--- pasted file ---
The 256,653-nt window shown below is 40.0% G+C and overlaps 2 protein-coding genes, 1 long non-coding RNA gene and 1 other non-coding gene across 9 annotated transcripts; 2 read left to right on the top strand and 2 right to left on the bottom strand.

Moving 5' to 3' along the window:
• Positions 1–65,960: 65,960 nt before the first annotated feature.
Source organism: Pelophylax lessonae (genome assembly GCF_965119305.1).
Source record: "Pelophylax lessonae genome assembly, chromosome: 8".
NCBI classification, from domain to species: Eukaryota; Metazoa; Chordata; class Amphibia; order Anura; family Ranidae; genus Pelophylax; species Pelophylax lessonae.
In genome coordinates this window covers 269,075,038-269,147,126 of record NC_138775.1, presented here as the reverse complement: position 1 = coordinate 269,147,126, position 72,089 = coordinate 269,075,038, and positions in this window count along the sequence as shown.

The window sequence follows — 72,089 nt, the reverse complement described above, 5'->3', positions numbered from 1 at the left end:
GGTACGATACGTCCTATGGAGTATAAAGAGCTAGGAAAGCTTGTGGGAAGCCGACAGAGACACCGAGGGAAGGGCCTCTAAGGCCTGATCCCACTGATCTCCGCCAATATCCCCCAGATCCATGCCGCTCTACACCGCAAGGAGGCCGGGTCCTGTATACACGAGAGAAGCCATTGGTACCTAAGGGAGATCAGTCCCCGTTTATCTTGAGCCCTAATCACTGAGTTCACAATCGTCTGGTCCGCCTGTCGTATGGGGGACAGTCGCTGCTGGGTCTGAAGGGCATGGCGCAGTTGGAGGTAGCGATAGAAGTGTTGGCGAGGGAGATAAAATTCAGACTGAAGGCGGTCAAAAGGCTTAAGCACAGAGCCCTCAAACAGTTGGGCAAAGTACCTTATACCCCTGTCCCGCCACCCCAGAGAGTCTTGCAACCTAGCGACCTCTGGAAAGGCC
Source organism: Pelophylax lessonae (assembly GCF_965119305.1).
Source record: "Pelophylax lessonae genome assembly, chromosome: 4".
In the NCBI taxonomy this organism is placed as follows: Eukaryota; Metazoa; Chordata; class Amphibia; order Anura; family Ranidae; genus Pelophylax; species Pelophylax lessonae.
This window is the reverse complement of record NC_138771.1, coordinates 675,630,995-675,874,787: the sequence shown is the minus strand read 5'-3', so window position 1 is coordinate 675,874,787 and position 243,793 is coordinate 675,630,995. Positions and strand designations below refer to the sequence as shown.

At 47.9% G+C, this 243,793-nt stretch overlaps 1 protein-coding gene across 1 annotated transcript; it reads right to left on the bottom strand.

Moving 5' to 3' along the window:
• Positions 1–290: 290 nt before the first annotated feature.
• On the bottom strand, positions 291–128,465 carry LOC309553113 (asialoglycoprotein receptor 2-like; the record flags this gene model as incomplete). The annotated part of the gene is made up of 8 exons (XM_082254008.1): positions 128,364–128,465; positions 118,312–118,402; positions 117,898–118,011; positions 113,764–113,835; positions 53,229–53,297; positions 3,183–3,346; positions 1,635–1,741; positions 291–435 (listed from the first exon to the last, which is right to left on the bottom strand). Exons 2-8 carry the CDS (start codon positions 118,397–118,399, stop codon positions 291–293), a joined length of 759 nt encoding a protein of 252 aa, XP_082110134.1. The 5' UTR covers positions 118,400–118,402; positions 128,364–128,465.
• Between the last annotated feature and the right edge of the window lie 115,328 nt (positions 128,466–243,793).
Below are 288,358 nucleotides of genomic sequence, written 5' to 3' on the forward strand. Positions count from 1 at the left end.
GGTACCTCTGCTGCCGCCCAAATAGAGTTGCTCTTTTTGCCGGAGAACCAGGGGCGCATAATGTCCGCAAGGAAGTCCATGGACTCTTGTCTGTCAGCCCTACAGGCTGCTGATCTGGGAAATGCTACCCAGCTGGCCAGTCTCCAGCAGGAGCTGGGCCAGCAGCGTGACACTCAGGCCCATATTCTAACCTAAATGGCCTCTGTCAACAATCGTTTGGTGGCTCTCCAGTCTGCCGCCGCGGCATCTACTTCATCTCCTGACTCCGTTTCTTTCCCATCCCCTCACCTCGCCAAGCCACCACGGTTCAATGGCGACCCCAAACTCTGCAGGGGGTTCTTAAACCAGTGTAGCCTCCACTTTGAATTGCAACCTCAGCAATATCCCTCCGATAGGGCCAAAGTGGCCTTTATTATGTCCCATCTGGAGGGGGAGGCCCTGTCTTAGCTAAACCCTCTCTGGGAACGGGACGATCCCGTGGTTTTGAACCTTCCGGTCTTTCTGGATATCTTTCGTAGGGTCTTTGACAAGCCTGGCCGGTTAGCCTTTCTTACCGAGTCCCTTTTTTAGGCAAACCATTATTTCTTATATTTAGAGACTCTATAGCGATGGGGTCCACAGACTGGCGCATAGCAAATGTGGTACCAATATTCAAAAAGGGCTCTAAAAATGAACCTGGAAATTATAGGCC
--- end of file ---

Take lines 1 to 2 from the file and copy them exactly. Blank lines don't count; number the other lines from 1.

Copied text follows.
The 256,653-nt window shown below is 40.0% G+C and overlaps 2 protein-coding genes, 1 long non-coding RNA gene and 1 other non-coding gene across 9 annotated transcripts; 2 read left to right on the top strand and 2 right to left on the bottom strand.

Moving 5' to 3' along the window: